Welcome to the latest installment of Question Time, where you get to ask me anything and I do my best to answer. Let’s get started!
How do you manage to avoid doubling things up in the Ticker from day-to-day? I’ve noticed the occasional doubled entries within a few days of each other, but it feels like a pretty rare occurrence. It’s extra-impressive, considering how many different people contribute to and compile it. I was just curious what the underlying method is, if any. Kudos to you and your staff!
We all read the entire site every day, so we know what’s already been covered — or at least that’s the idea. I’m the last line of defense (at least on weekdays), because I edit the Ticker before it gets published. Sometimes I catch and remove redundant items — and sometimes I miss them — but for the most part we’re all pretty good about keeping the content fresh.
What advice columns do you read regularly, or even frequently/often?
In terms of written advice columns, I no longer read any of them.
I do listen to Dan Savage’s weekly Savage Lovecast sex-advice podcast, but that’s about it.
When I was younger, I loved reading Ann Landers. I quite enjoy the fact that Dan Savage owns her old desk.
I feel like there used to be an “I Miss Cole Field House” Naming Wrongs T-shirt. Was this just a fever dream or did it actually exist and is not available anymore?
Yes, it did exist. UMd asked us to remove it. I think we had a good legal basis for keeping it, but I wasn’t interested in getting into a fight with them, so we withdrew the shirt. Sorry.
I coach at a high school that signed a school-wide uniform contract with one of the big sports apparel companies. The result has been horrific: different fonts, mismatched color combos, variations of the primary logo, etc. What is your reaction to high school athletics (and lower school levels) becoming more about the maker’s mark and less about the team name across the chest?
As you can probably guess, I’m not a fan. Even without the issues you mention (i.e., even if the colors and logos were consistent, etc.), I always find it disappointing when children — especially in the context of a school — are essentially being taught to be consumers. Not sure what to do about it, though. Increasingly seems to be where we’re at as a society.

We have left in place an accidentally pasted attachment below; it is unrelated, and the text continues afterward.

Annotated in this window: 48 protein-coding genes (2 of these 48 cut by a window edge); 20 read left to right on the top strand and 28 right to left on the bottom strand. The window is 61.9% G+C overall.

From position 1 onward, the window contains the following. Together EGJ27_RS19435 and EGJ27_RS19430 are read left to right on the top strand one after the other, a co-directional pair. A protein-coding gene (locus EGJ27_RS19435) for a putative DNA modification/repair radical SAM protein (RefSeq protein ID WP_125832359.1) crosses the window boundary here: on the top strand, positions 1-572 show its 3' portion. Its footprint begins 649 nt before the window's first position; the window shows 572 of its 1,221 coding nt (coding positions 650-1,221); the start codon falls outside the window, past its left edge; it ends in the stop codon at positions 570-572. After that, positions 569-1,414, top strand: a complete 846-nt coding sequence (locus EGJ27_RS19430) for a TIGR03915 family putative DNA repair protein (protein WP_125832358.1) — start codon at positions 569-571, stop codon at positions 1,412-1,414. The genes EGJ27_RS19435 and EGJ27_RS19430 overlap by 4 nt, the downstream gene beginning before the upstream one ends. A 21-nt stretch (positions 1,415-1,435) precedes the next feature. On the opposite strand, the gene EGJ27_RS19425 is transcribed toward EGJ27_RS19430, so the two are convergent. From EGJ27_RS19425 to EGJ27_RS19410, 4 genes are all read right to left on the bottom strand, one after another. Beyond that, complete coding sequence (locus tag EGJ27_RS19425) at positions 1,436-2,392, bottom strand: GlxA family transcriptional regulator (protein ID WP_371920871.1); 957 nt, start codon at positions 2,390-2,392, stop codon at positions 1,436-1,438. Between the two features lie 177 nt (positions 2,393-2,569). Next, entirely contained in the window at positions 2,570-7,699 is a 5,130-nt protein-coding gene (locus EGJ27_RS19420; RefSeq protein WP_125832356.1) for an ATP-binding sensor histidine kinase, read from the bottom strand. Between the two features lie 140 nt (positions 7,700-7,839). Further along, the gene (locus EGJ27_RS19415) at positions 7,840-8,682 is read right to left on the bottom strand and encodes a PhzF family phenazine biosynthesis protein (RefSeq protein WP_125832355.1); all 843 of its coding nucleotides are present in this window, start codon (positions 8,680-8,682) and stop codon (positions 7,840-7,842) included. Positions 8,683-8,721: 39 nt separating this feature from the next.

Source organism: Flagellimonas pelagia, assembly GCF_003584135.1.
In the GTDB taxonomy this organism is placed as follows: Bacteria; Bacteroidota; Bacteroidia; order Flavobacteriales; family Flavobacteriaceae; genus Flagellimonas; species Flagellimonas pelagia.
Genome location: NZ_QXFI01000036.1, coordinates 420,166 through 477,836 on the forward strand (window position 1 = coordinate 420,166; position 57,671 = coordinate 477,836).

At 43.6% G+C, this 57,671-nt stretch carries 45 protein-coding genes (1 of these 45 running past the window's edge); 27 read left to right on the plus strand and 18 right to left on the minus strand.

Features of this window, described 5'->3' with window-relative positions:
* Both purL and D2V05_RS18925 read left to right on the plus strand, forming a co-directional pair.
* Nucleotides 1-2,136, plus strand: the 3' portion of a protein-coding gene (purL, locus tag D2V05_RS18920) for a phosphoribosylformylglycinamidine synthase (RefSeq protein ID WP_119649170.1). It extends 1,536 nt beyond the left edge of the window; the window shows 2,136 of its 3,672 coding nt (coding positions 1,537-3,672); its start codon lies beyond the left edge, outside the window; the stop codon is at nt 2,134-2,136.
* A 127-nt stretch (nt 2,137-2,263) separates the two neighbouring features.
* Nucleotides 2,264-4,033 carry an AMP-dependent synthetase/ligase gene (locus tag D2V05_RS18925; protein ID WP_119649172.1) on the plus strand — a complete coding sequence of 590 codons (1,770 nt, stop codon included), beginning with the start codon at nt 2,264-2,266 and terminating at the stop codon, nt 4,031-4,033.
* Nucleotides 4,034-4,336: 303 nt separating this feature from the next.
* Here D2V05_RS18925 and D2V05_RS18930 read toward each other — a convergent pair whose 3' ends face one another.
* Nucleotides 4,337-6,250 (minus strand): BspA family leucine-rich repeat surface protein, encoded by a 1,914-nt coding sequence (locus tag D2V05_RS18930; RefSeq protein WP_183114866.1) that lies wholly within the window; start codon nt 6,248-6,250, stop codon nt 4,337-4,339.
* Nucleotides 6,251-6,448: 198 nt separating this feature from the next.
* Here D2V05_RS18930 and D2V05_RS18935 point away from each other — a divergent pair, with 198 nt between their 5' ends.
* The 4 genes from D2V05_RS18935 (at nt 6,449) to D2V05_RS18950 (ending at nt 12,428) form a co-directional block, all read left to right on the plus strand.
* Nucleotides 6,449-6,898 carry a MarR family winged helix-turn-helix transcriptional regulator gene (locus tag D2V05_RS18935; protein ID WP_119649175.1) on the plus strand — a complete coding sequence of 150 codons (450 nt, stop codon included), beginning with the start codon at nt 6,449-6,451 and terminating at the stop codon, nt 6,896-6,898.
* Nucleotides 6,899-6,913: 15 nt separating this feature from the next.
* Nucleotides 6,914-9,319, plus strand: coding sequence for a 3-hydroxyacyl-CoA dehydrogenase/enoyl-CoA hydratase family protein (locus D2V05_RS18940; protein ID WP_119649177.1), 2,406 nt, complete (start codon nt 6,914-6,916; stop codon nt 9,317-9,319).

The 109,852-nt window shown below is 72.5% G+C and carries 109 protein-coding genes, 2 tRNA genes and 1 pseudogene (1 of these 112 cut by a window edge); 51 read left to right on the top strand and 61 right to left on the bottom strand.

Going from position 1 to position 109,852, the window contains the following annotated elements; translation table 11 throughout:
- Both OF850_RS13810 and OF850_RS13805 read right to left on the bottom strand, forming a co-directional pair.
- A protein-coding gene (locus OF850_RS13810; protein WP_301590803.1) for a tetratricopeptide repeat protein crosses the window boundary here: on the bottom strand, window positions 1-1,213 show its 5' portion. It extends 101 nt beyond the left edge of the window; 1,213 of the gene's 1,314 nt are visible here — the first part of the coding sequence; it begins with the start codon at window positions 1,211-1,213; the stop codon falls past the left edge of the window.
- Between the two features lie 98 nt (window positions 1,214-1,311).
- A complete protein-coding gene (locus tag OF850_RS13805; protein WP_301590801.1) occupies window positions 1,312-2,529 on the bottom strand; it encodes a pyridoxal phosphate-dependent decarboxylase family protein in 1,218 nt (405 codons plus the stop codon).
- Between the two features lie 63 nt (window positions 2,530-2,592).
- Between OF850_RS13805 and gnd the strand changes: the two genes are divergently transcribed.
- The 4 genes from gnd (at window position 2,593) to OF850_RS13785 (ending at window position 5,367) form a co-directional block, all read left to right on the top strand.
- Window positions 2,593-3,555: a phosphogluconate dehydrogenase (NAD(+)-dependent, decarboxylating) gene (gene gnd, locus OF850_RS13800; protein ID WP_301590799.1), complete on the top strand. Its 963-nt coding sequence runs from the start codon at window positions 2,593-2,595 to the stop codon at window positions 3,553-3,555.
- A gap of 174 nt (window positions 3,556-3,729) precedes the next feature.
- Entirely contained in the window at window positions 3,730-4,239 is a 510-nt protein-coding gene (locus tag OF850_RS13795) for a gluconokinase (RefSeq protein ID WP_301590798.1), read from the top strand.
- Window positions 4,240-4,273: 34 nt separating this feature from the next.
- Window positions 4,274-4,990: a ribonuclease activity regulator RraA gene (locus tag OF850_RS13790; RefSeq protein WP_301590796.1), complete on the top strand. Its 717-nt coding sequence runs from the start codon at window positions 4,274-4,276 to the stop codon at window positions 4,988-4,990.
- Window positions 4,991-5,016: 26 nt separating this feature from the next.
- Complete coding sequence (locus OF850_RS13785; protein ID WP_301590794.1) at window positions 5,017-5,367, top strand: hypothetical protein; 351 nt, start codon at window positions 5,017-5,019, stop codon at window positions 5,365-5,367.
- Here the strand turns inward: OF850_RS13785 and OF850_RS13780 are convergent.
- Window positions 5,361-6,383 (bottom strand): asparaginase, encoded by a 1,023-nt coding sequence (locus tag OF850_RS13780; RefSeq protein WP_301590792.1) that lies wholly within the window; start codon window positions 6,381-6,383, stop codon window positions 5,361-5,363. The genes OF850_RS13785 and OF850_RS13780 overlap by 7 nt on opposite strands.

I’ve noticed you rarely mention movies, and when you do they tend to be documentaries. Is it fair to infer from this that you are not a big movie guy? Do you have a favorite movie or a few favorites?
Hmmm. I feel like I’ve mentioned lots of non-documentary movies over the years. I love movies! And I go out to see a lot of them, in part because I don’t have Netflix (I work at home staring at a screen for most of the day, so the last thing I want is another excuse to stay at home staring at another screen).
However … the Tugboat Captain and I were saying just the other day that we haven’t seen many really good movies lately. We sort of mentally catalogued the movies we’d seen over the past year or two and agreed that only a handful of them were special, while most were sort of meh.
As for favorites: Depending on which day you ask me, I’ll tell you that my all-time favorite movie is either His Girl Friday, Days of Heaven, or Time Indefinite (a documentary, but a very atypical one). I have many hundreds of other favorites — Jaws, Life Is Sweet, Goodfellas, Taxi Driver, Dead Ringers, Faces/Places, Mr. Blandings Builds His Dream House, and so many more.
Do you have a book in you? Maybe an essay compilation. I’m a big fan of Shea Serrano, and his most recent book about basketball (and likely the new book he has coming up about movies) is in the format of answering one question each chapter — maybe a macro-format like that might help. I read a book years ago about baseball where the author wrote about everything at a major league stadium except the game: one chapter was on turnstiles (I learned what a stile is), one as on the field (the Chisox groundskeeper would cut the grass according to Nellie Fox’s recommendations), etc. Maybe something like that about uniforms..?
Here’s my feeling about doing a book: I only want to do it if I don’t have a steady journalism/blogging gig. I know some people (including some friends of mine) are able to juggle a book project with their existing workload, but I just don’t see how it’s possible. So if I did a book, it would probably mean shutting down this blog, stopping my SI work, etc.
I actually had a good idea for a book during my “free agent” period (i.e., in between ESPN and SI) and spoke to some publishing people about it. There was some interest, and it might still be viable at some point down the road. But for now, I’m working pretty much at capacity.
Also: To be fully truthful, I don’t have a burning design to do a book. Part of this is because I worked in publishing during my 20s and have no romantic illusions about the industry, and part of it is that the first six issues of my 1990s zine were already compiled into a book and it didn’t change my life in any appreciable way.
And if I’m being really truthful, the big issue may be that I now read so few books myself that I’ve probably lost the ability (if I ever had it) to tackle complicated subjects in a long-form format. I consume a huge amount of short-form journalism and related writing but very few books, and that has almost certainly had an effect on my own ability to conceive and execute a book-length project. I’ll admit that the very idea of it scares me a bit.
Name three things you look for in a welcoming bar/tavern/saloon environment.
Good neon sign, friendly bartender who’s more interested in being a bartender than checking his/her phone, and interesting regulars who, ideally, are nothing like me.
Are there any “sports” that shall not appear on Uni Watch, like bowling, NASCAR, F1, cricket, golf, cornhole, sailing, fishing, archery?